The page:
Table 3

Cross-validation of models on the three blinded data sets

Test set

Model-set_AID1626 accuracy %

Model-set_AID1949 accuracy %

Model-set_AID1332 accuracy %






















































We have employed a systematic and comprehensive approach to build supervised classification based predictive models for anti-tubercular agents from publicly available bioassay datasets for in-vitro screens for Mtb inhibitors. In contrast with the conventional target-based screening approaches, these models are target-agnostic as they are based on whole-cell screening experiments. We have generated classification models for anti-tubercular agents with four commonly used state-of-the-art classifiers i.e. Naïve Bayes, Random Forest, J48 and SMO. Owing to the large class imbalance in datasets, introducing cost-sensitive meta-learning led to enhanced sensitivity, specificity and accuracy in the generated models. Though all the models produced had accuracy above 80%, the balanced accuracy (BCR) and AUC revealed a more precise and true picture of performance of the individual classifiers. An extensive analysis of binary classification statistical parameters showed that overall best classification for all three Mtb datasets was provided by Random Forest. Further, the cross-validation of best models against each of the other dataset also revealed a high predictive accuracy in the same range, substantiating the robustness of the model. These predictive models can now aid in the virtual screening of large molecular libraries to mine novel chemical scaffolds and thereby trigger an accelerated drug discovery for Mtb.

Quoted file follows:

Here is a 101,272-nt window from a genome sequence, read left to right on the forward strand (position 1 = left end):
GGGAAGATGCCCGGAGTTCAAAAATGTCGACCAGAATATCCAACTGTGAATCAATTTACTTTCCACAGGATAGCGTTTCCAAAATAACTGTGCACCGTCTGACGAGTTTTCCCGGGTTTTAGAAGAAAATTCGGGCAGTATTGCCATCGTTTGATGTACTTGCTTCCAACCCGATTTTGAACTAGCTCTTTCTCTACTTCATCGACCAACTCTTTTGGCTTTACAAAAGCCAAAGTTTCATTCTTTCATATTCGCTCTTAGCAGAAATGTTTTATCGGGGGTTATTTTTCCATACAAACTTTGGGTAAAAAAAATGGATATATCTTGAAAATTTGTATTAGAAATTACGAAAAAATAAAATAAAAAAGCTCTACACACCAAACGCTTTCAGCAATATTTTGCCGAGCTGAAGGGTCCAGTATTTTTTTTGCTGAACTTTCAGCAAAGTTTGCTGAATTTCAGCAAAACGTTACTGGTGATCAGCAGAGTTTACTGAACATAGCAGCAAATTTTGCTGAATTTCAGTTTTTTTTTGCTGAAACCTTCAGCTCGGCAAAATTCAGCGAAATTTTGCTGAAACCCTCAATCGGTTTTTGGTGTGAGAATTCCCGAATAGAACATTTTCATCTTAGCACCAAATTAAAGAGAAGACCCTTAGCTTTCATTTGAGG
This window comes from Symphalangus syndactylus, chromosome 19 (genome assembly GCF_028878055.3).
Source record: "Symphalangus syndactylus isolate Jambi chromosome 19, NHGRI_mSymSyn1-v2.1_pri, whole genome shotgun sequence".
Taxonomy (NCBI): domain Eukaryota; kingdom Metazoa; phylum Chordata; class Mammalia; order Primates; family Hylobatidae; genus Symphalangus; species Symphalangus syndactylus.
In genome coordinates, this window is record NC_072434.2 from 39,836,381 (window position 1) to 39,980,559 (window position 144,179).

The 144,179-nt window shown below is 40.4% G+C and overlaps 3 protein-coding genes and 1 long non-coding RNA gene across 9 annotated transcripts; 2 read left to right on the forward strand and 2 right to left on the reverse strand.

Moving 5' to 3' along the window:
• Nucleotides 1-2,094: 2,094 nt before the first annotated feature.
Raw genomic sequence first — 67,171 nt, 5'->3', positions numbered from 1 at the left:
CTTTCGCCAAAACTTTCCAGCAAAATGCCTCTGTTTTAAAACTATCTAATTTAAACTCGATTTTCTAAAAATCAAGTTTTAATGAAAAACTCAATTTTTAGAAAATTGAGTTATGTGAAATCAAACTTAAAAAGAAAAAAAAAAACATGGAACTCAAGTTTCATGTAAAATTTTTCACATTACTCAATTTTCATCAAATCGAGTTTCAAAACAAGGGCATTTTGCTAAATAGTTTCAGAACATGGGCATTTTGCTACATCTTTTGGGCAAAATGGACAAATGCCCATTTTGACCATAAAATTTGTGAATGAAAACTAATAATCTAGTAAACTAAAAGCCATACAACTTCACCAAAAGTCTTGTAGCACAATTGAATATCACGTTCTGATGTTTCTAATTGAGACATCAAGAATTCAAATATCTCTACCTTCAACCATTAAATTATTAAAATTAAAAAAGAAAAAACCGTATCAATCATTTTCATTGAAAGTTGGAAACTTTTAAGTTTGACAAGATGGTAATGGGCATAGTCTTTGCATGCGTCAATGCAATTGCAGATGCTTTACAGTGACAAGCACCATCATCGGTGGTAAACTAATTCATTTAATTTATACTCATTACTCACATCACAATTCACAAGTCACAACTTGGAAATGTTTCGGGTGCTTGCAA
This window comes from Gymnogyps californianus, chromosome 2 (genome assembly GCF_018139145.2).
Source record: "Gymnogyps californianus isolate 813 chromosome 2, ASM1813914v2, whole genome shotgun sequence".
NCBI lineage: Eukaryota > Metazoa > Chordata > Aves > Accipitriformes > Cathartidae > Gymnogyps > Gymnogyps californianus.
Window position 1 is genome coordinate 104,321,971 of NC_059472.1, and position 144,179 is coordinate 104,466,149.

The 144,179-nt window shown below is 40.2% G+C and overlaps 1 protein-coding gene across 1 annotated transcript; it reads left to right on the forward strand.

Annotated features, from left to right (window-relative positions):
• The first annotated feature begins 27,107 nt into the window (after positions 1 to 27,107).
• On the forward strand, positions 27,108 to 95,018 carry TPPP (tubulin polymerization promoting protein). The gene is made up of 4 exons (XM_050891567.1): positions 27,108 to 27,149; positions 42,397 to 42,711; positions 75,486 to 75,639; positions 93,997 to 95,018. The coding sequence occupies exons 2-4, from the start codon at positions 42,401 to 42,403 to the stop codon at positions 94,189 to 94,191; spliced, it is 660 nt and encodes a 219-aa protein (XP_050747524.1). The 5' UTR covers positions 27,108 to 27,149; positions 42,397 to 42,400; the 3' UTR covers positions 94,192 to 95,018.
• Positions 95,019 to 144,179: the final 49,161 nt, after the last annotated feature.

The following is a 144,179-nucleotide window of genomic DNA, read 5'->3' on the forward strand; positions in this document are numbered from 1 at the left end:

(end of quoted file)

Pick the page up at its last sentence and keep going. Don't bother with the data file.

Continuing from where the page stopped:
Data Source

Datasets for three confirmatory bioassay screens based on microplate Alamar blue assay for identifying inhibitors of Mycobacterium tuberculosis in 7H12 broth were available at PubChem database of National Center for Biotechnology Information (NCBI) [20]. These correspond to assay identifiers: AID1626, AID1949 and AID1332 [21, 22]. All the three assays were conducted through the Tuberculosis Antimicrobial Acquisition and Coordinating Facility (TAACF) [23]. The total number of compounds tested in each assay along with the number of compounds identified as actives, inactives and inconclusive are enlisted in Additional file 3. Compounds that showed > 30% inhibition for at least one concentration in the anti-microbial activity dose response were defined as "Active". If the inhibition at all doses was < 30% in the Mtb assay, the compound was defined as "Inactive". Compounds with a percent inhibition > 80% but were not selected for follow up dose response were labeled "Inconclusive." Inconclusive compounds were not included in the training dataset to avoid uncertainty in predictive ability of the models. All the three confirmatory screens of inhibitors of Mycobacterium tuberculosis were downloaded in SDF formats. Their corresponding bioactivity data was also obtained from PubChem as a comma separated file. Figure 4 depicts the general flow of the strategy employed for data processing, analysis, model building and validation.